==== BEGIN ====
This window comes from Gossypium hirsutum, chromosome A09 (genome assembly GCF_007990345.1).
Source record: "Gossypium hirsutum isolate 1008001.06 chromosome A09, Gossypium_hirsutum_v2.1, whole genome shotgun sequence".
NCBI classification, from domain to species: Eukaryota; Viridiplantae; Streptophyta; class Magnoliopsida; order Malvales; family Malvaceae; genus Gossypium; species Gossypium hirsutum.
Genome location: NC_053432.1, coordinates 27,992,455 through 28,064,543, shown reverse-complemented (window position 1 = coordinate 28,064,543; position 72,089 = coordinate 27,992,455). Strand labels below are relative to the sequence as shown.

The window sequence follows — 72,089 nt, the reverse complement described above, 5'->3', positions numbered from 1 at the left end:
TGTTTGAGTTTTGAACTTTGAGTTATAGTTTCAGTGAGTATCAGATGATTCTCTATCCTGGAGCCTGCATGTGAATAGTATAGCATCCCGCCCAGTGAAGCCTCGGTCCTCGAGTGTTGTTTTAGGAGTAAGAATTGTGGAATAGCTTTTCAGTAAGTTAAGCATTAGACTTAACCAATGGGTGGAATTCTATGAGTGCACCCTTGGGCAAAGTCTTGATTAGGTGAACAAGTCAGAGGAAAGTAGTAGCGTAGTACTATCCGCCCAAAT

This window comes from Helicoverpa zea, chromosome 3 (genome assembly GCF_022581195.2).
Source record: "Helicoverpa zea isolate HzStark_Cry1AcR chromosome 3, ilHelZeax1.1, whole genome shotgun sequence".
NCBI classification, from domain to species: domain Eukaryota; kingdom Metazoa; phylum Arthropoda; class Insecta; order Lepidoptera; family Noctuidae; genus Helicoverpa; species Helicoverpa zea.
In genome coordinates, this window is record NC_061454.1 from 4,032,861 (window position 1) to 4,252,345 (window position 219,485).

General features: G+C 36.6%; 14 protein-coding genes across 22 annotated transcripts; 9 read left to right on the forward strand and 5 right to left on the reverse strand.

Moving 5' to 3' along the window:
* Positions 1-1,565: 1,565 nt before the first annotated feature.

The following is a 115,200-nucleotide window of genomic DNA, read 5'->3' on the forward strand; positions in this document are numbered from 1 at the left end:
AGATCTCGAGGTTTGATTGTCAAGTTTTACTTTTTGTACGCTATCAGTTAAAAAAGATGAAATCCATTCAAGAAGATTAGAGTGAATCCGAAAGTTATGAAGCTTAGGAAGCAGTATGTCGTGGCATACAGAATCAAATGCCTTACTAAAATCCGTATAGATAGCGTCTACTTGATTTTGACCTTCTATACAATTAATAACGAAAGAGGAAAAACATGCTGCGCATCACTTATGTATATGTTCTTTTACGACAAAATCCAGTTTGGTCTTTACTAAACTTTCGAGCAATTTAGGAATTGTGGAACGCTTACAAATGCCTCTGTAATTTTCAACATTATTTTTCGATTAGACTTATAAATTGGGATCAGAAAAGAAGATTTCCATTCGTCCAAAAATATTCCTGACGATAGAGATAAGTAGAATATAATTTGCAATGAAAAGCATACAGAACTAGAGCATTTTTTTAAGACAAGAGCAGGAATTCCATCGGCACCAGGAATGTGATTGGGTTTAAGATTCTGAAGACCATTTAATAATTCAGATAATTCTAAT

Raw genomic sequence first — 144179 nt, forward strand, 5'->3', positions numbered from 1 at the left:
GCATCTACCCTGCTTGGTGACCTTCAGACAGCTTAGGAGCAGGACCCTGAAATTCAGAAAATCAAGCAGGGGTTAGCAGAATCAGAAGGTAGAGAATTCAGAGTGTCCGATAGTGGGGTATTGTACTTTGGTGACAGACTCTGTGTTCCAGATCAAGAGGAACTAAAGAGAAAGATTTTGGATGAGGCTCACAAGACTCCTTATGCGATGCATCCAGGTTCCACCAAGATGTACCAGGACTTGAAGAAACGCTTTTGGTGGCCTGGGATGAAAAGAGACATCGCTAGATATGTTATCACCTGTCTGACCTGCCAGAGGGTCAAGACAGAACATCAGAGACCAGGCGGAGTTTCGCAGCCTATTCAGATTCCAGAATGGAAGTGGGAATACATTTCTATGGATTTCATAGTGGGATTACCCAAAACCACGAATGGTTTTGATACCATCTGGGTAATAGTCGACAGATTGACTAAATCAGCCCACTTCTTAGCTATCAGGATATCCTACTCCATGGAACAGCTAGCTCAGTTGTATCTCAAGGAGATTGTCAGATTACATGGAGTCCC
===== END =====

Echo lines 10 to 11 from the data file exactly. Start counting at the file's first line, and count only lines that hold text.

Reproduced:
In genome coordinates, this window is record NC_061454.1 from 4,032,861 (window position 1) to 4,252,345 (window position 219,485).

General features: G+C 36.6%; 14 protein-coding genes across 22 annotated transcripts; 9 read left to right on the forward strand and 5 right to left on the reverse strand.